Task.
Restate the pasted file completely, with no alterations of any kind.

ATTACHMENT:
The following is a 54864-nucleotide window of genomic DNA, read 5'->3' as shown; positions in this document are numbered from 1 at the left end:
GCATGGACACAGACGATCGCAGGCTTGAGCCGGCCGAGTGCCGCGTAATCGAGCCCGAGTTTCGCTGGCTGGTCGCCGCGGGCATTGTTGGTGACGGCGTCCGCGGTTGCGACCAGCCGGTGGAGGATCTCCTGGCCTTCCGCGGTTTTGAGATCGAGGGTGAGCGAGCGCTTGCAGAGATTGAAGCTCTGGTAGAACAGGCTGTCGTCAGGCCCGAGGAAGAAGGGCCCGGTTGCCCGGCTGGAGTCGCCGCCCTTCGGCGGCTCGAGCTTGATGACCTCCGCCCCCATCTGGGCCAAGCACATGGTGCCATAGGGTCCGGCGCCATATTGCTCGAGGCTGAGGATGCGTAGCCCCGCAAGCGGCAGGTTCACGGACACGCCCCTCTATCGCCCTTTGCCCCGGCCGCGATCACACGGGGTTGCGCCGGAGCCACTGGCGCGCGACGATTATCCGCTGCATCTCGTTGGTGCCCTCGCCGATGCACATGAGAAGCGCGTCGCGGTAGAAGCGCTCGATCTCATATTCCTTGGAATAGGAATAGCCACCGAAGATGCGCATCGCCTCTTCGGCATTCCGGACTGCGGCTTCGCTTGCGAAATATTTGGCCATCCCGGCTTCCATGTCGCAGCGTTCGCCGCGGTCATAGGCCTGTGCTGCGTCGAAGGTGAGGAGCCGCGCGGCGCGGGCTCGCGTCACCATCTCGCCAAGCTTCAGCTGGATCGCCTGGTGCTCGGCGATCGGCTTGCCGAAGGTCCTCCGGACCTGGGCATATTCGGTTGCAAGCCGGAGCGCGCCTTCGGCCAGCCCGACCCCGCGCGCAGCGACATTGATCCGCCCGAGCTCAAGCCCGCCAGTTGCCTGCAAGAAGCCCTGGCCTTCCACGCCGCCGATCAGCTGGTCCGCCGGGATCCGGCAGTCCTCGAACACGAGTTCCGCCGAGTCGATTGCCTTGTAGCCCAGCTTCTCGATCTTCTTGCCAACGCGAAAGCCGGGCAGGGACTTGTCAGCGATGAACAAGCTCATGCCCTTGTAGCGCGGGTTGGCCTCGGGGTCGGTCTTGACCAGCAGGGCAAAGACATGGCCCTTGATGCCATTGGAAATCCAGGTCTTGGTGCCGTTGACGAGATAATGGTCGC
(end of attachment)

The following is a 54864-nucleotide window of genomic DNA, read 5'->3' as shown; positions in this document are numbered from 1 at the left end:
GCATGGACACAGACGATCGCAGGCTTGAGCCGGCCGAGTGCCGCGTAATCGAGCCCGAGTTTCGCTGGCTGGTCGCCGCGGGCATTGTTGGTGACGGCGTCCGCGGTTGCGACCAGCCGGTGGAGGATCTCCTGGCCTTCCGCGGTTTTGAGATCGAGGGTGAGCGAGCGCTTGCAGAGATTGAAGCTCTGGTAGAACAGGCTGTCGTCAGGCCCGAGGAAGAAGGGCCCGGTTGCCCGGCTGGAGTCGCCGCCCTTCGGCGGCTCGAGCTTGATGACCTCCGCCCCCATCTGGGCCAAGCACATGGTGCCATAGGGTCCGGCGCCATATTGCTCGAGGCTGAGGATGCGTAGCCCCGCAAGCGGCAGGTTCACGGACACGCCCCTCTATCGCCCTTTGCCCCGGCCGCGATCACACGGGGTTGCGCCGGAGCCACTGGCGCGCGACGATTATCCGCTGCATCTCGTTGGTGCCCTCGCCGATGCACATGAGAAGCGCGTCGCGGTAGAAGCGCTCGATCTCATATTCCTTGGAATAGGAATAGCCACCGAAGATGCGCATCGCCTCTTCGGCATTCCGGACTGCGGCTTCGCTTGCGAAATATTTGGCCATCCCGGCTTCCATGTCGCAGCGTTCGCCGCGGTCATAGGCCTGTGCTGCGTCGAAGGTGAGGAGCCGCGCGGCGCGGGCTCGCGTCACCATCTCGCCAAGCTTCAGCTGGATCGCCTGGTGCTCGGCGATCGGCTTGCCGAAGGTCCTCCGGACCTGGGCATATTCGGTTGCAAGCCGGAGCGCGCCTTCGGCCAGCCCGACCCCGCGCGCAGCGACATTGATCCGCCCGAGCTCAAGCCCGCCAGTTGCCTGCAAGAAGCCCTGGCCTTCCACGCCGCCGATCAGCTGGTCCGCCGGGATCCGGCAGTCCTCGAACACGAGTTCCGCCGAGTCGATTGCCTTGTAGCCCAGCTTCTCGATCTTCTTGCCAACGCGAAAGCCGGGCAGGGACTTGTCAGCGATGAACAAGCTCATGCCCTTGTAGCGCGGGTTGGCCTCGGGGTCGGTCTTGACCAGCAGGGCAAAGACATGGCCCTTGATGCCATTGGAAATCCAGGTCTTGGTGCCGTTGACGAGATAATGGTCGC